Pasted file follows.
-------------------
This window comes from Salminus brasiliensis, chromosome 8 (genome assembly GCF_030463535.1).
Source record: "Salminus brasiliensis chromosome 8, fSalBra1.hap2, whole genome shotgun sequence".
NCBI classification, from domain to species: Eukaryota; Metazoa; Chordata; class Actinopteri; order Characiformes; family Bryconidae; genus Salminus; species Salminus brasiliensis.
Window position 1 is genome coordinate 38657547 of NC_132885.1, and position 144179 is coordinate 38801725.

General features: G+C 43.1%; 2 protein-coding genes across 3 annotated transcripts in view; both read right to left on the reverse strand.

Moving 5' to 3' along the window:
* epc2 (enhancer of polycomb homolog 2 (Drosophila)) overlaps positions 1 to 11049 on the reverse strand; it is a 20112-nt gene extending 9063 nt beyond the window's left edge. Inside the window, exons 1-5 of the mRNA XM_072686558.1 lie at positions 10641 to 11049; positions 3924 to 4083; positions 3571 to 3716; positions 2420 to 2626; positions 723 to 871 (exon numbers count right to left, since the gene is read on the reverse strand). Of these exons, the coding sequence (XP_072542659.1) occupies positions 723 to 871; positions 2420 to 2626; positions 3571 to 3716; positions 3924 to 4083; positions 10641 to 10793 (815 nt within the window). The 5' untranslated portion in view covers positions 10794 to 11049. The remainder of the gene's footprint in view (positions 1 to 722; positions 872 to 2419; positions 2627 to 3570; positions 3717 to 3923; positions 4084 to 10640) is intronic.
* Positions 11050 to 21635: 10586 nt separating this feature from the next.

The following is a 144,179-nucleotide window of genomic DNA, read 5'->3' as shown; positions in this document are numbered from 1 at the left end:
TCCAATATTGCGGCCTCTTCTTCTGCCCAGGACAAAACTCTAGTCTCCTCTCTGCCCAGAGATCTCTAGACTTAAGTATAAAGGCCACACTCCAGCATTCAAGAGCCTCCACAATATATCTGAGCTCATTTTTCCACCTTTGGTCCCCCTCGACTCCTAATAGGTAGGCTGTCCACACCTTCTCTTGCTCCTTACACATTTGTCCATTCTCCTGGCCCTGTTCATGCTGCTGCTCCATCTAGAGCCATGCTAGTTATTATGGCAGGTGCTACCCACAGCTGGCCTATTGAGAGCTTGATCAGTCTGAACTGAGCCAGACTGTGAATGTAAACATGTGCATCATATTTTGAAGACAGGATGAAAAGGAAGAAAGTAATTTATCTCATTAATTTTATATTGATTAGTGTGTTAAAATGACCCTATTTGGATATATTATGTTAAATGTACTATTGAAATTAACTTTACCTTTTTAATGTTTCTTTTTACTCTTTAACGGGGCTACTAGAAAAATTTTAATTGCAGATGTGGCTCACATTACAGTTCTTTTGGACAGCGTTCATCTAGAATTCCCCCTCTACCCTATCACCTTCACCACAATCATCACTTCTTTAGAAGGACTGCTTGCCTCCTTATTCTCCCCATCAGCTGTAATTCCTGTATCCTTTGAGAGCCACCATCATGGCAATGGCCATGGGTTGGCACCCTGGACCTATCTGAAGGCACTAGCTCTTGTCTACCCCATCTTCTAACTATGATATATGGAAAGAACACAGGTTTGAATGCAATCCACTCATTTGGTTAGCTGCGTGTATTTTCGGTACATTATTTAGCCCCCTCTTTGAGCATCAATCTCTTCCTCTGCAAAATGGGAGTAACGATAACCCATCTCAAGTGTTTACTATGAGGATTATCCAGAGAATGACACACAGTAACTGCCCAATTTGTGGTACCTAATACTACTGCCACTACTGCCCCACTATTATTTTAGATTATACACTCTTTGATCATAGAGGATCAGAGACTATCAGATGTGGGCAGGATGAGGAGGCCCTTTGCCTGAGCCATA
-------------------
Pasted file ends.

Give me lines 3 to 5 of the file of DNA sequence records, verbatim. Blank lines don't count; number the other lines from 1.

NCBI classification, from domain to species: Eukaryota; Metazoa; Chordata; class Actinopteri; order Characiformes; family Bryconidae; genus Salminus; species Salminus brasiliensis.
Window position 1 is genome coordinate 38657547 of NC_132885.1, and position 144179 is coordinate 38801725.

General features: G+C 43.1%; 2 protein-coding genes across 3 annotated transcripts in view; both read right to left on the reverse strand.